Skip to main content

French police under fire for teargassing climate activists

Extinction Rebellion, whose logo is seen here at a recent protest near Paris, organises acts of civil disobedience to draw attention to climate warming
Extinction Rebellion, whose logo is seen here at a recent protest near Paris, organises acts of civil disobedience to draw attention to climate warming AFP
Advertising

Paris (AFP)

The French police drew heavy criticism on Monday after officers were filmed spraying peaceful climate activists in the face with teargas during a sit-in on a bridge in Paris last week.

Interior Minister Christophe Castaner has ordered an investigation into the incident on Friday during a protest by the "Extinction Rebellion" group over the government's environment policies.

A video shared on Twitter and since widely broadcast on news channels shows at least two officers spraying protesters at close range with cans of teargas, while the demonstrators try to shield their faces, boo the police and shout "non-violent!".

The officers are then seen dragging the protesters off the street one by one.

One demonstrator, who gave her name as Flora, told AFP that the police used teargas after some protesters that had earlier been forcibly removed from the sit-in returned to the scene.

"They opted for a strategy of gassing people 20 centimetres from their faces," she said.

The Paris police department said the officers had intervened to stop the protesters blocking traffic and that the demonstrators had been ordered "several times" to disperse. It said two people were arrested.

Images of the standoff caused an outcry both at home and abroad with Sweden's teenage climate activist Greta Thunberg tweeting a link to the video with the words: "Watch this video and ask yourself; who is defending who?"

- 'Radical' climate activists? -

Launched in Britain, Extinction Rebellion organises acts of civil disobedience to draw attention to climate warming. Last month the group took part in the blockade of an open-pit coal mine in Germany.

Several leading French politicians condemned the treatment of the protesters in Paris.

"It's outrageous to have young people who are fighting for our climate, who are fighting for our future... and the government's only reaction is to not act and to teargas them," Yannick Jadot, a Greens member of the European Parliament, told BFM news channel.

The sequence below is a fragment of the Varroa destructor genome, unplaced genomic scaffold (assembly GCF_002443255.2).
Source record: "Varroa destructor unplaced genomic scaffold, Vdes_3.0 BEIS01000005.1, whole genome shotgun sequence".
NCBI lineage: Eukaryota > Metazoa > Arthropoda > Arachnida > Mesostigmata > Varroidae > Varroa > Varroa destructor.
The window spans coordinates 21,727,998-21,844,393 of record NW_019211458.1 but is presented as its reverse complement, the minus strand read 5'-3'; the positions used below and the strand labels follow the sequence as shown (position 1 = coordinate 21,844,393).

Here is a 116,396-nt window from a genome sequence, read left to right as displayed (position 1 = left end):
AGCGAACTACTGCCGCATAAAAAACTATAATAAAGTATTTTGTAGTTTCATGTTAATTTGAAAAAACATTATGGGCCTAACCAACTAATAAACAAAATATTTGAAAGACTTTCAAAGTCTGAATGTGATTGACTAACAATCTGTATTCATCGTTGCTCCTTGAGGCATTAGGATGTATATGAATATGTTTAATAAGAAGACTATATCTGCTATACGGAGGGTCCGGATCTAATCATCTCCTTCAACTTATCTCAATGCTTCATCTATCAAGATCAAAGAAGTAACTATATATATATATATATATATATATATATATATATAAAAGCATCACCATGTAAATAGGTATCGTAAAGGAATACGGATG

Socialist leader Olivier Faure said "that would not happen in a dictatorship and it's happening in France."

But Environment Minister Francois de Rugy, himself a former environmental activist, described the protesters as "very radical" and justified the use of the teargas "to get people to leave" the area.

There was also disquiet among some members of President Emmanuel Macron's centrist Republic on the Move party with MP Barbara Pompili telling France 2 television she was "like everyone, quite shocked at teargas being sprayed very close to people's eyes".

- Police brutality -

Over the past year, Macron has come under growing criticism over what activists see as his failure to keep a 2017 promise to "make our planet great again".

The French police have also been heavily criticised for their tactics during six months of weekly protests by anti-government "yellow vest" demonstrators.

Officers have been unable to stop crowds ransacking buildings and businesses while themselves drawing blame for a spate of serious injuries caused by their use of rubber bullets and stun grenades.

French law enforcement is also under investigation over the disappearance of a 24-year-old man in the western city of Nantes on June 21, World Music Day.

Steve Maia Canico went missing while taking part in a rave on an island in the Loire river that was broken up by the police using teargas following clashes with some of the revellers.

Several people who fell into the river during the melee were brought to safety but Maia Canico was never found. A march in his memory on Saturday in Nantes drew around 1,000 demonstrators.

In a further sign of how climate activists are increasingly turning to direct action, Greenpeace activists have been blocking the unloading of a Brazilian soy shipment in the southern French port of Sete.

On Monday, five of the activists -- who blame soybean production for deforestation -- were forcibly removed from the cranes to which they had chained themselves.

Page not found

The content you requested does not exist or is not available anymore.